- The Washington Times - Thursday, January 26, 2006

As I sit down before my computer to write this review, alone in my apartment, I can concentrate on collecting my thoughts on one of the year’s best films because I’m confident nobody is watching.

And when you, dear reader, sit down to read it, nobody is watching you, either.

Are they?

Voyeurism has been at the heart of the movie experience since the first silent film images gave us a window to peep through; since the first iris shot mimicked the keyhole. But being on the other side of the window or the keyhole is about as unsettling an experience as exists. Remember how near the end of “Rear Window” Raymond Burr breaks the fourth wall to look into the camera (i.e., at Jimmy Stewart, at us)? The new French thriller “Hidden” is a film about that moment when we see that “they” are watching us.

“Hidden” centers on a French haute bourgeois couple. Daniel Auteuil plays Georges, the host of a TV program that looks a bit like a French “Firing Line.” His wife Anne (Juliette Binoche) keeps a perfect home. They have every clean-scrubbed gadget. And one son. They have it all.

The film opens with a shot of their home that, in dramatic terms, lasts far too long while nothing happens. But, like a symphony overture, the shot — its static quality and unending length — isn’t about drama. Instead, it establishes a mood — one of unease, paranoia until … we find out what the shot is.

We’re viewing a tape sent to the couple anonymously. No explicit threats. No hostage demands. Just a tape of their home. More tapes arrive later, accompanied by childish crayon drawings of things with a meaning too opaque to follow.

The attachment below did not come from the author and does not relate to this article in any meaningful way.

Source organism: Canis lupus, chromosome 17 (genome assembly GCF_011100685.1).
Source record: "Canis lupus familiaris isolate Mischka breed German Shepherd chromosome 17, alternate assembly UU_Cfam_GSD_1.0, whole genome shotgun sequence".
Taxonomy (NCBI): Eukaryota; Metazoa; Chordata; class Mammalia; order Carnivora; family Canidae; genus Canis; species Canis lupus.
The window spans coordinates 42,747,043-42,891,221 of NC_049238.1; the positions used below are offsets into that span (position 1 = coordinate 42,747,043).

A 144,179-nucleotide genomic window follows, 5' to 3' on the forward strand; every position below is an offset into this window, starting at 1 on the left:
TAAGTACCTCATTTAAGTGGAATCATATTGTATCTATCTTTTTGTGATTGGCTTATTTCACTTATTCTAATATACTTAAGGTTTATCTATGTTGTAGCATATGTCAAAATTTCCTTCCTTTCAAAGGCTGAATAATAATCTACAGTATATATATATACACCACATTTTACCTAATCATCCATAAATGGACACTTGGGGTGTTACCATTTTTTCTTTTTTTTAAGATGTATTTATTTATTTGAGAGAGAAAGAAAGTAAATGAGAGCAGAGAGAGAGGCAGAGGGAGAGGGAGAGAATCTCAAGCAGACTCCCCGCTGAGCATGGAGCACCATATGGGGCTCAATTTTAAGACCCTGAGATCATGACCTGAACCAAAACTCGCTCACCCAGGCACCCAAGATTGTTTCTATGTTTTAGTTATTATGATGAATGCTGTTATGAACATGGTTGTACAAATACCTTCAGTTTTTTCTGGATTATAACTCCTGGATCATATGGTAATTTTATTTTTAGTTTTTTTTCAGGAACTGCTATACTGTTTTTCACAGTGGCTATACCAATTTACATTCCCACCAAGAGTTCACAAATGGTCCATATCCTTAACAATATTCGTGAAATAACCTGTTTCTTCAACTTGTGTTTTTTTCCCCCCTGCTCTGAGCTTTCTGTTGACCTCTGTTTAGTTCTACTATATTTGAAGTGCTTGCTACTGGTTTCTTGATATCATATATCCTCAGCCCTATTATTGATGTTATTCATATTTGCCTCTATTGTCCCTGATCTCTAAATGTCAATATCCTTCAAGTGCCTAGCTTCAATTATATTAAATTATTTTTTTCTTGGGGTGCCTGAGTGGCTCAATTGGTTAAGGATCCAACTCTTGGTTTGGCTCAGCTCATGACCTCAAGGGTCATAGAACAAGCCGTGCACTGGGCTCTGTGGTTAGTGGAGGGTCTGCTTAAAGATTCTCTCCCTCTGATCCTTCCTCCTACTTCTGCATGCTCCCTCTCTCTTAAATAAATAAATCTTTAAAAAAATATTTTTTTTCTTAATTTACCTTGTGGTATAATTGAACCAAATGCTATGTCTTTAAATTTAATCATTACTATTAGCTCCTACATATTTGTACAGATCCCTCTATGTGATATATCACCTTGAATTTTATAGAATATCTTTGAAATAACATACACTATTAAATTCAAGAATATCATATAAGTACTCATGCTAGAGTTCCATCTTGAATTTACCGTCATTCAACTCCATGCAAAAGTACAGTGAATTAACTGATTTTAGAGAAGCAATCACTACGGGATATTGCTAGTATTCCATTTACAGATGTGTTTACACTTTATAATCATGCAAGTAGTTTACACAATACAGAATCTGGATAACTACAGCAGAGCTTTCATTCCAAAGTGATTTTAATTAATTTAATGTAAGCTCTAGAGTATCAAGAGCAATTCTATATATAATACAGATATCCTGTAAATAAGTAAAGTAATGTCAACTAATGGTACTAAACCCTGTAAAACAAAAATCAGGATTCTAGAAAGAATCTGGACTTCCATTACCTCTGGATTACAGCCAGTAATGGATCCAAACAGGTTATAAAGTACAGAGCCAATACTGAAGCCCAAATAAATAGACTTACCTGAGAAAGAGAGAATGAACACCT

Opaque to us, that is, but not to Georges, who thinks he knows who “they” are. However, he can’t (or won’t) tell Anne, and the tension starts to rise.

There are references to the Algerian war and the current racial tensions in France. (“Hidden” was made before the recent rioting, but it’s impossible not to think about it now in that context.) And then one day, their perfect son goes missing, and like Harry Caul madly ripping up his apartment at the end of “The Conversation,” the couple rip their lives apart.

Director Michael Haneke is the medium’s greatest current master, as controlling, sadistic and manipulative as Alfred Hitchcock. So Mr. Haneke is a man worthy of making a kind of “Rear-Window”-in-reverse thriller. One shot — a death scene — is among the most jarring I’ve ever seen. With a large, sympathetic audience, you can feel everyone jump out of their seats in unison from sheer, sudden shock.

One technical note: “Hidden” was shot on high-definition video but looks as good and unvideo-ish as any film shot on 35mm. This is historic, a sign that the technical issues involving video vs. celluloid have been overcome. As one friend put it, “Oh well, celluloid had a good run.”

The last shot, of some pupils milling about after school, is in the tradition of those “What does it mean?” endings from the ‘60s like the tennis match in “Blow Up” or the last section of “2001.” Only Mr. Haneke goes Michelangelo Antonioni and Stanley Kubrick one better: It’s debatable whether whatever happens in that shot ultimately matters at all. Arguably, the last shot is just one more red herring, speaking more to whether we have the need to give the movie definitive closure, to finally make it all make sense. It’s one more key that promises to open the locked door, so we can see what is hidden.

Or is it?


TITLE: “Hidden”

RATING: R (brief strong violence)

CREDITS: Directed and written by Michael Haneke. In French with English subtitles.

RUNNING TIME: 117 minutes

WEB SITE: https://www.sonyclassics.



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